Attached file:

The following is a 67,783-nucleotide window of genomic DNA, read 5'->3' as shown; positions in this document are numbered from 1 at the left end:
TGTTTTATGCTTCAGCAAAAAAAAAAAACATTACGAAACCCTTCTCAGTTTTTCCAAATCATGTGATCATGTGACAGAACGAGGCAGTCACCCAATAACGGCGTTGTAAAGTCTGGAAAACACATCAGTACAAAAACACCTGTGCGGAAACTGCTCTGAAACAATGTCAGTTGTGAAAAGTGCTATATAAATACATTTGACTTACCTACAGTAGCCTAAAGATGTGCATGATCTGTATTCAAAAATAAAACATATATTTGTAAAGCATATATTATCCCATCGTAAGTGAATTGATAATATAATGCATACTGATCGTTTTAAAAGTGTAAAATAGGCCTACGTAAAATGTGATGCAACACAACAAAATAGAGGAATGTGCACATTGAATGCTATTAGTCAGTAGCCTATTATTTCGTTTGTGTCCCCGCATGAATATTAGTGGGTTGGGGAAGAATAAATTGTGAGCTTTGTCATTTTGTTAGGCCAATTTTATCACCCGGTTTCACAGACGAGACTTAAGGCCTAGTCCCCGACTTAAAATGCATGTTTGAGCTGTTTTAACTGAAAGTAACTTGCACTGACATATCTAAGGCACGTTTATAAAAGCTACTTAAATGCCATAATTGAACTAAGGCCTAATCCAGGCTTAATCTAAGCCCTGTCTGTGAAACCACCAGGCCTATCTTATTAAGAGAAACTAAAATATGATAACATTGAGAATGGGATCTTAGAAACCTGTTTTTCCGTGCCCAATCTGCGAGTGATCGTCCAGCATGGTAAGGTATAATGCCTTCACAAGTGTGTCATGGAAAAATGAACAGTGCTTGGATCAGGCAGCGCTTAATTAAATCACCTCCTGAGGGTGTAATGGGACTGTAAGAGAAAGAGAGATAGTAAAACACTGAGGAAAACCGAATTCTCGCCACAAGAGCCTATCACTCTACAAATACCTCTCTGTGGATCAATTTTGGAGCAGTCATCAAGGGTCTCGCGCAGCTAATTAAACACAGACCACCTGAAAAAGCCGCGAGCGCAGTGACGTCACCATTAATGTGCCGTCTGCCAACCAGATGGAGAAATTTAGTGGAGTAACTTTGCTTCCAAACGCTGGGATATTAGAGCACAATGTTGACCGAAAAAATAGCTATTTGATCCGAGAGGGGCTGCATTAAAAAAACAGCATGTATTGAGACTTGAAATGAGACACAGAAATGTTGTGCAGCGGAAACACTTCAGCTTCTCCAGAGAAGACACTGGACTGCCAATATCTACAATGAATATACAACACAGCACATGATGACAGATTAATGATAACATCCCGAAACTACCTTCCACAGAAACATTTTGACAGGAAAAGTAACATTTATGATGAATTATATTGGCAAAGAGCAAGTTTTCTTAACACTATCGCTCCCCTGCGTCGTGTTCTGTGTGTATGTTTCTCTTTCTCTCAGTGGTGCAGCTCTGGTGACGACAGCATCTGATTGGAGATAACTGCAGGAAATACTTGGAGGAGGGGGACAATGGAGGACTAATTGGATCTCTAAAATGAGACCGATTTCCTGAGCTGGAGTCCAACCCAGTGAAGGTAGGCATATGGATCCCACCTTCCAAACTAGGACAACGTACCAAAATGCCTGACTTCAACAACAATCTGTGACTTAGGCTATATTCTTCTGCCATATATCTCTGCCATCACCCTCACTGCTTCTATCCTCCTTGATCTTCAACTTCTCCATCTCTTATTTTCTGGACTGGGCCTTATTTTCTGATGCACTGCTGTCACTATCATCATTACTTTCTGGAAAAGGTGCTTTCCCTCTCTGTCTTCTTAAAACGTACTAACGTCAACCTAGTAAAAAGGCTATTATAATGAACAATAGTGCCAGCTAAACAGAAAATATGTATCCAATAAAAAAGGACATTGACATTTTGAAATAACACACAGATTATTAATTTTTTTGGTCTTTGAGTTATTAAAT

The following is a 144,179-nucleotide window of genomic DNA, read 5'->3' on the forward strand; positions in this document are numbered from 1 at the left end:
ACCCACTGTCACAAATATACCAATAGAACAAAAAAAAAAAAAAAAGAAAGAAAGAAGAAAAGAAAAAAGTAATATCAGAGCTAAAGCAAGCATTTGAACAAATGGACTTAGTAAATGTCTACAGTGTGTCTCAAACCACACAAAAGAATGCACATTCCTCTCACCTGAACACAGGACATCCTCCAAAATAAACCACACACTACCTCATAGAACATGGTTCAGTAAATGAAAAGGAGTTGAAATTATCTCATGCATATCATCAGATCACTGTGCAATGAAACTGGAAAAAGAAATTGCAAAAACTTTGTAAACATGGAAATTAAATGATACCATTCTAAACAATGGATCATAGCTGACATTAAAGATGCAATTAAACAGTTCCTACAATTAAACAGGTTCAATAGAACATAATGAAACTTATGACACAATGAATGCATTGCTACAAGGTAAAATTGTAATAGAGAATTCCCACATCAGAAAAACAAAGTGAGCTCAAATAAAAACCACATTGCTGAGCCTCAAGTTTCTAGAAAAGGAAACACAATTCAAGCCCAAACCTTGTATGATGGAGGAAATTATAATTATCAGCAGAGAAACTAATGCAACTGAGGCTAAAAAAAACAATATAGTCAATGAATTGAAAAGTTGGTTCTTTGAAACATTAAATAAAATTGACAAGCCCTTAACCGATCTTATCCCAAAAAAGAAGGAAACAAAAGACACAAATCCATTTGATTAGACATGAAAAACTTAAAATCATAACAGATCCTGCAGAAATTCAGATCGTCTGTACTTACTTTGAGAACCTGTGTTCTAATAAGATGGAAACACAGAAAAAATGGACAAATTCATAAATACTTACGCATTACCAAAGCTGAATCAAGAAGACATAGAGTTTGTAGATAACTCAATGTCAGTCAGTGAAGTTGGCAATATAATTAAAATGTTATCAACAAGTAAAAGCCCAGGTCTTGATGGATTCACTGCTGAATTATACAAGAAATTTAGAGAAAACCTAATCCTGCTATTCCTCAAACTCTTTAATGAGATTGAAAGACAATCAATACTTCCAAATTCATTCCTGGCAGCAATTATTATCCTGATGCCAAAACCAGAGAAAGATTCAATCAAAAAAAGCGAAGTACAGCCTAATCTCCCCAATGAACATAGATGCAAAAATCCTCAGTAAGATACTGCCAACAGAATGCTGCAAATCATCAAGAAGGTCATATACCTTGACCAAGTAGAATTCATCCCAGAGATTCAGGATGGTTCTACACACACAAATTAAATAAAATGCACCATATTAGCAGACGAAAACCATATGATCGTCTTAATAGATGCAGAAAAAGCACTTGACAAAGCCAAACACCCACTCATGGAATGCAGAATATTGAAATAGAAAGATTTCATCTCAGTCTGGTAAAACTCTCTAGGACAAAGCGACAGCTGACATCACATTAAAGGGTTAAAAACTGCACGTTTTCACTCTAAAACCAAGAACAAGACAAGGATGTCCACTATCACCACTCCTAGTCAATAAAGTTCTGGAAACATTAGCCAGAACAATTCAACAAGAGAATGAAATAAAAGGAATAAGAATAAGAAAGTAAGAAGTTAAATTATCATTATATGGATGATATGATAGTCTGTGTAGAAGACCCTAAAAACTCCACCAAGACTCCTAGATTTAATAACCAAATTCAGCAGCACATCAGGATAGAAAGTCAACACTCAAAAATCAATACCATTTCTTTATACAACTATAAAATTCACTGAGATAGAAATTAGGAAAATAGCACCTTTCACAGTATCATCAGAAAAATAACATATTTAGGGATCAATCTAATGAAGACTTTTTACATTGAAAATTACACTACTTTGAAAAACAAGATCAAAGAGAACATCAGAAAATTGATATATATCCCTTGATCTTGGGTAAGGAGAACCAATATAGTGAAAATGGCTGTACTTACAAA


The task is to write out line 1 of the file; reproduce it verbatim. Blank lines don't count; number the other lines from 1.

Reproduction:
The following is a 67,783-nucleotide window of genomic DNA, read 5'->3' as shown; positions in this document are numbered from 1 at the left end: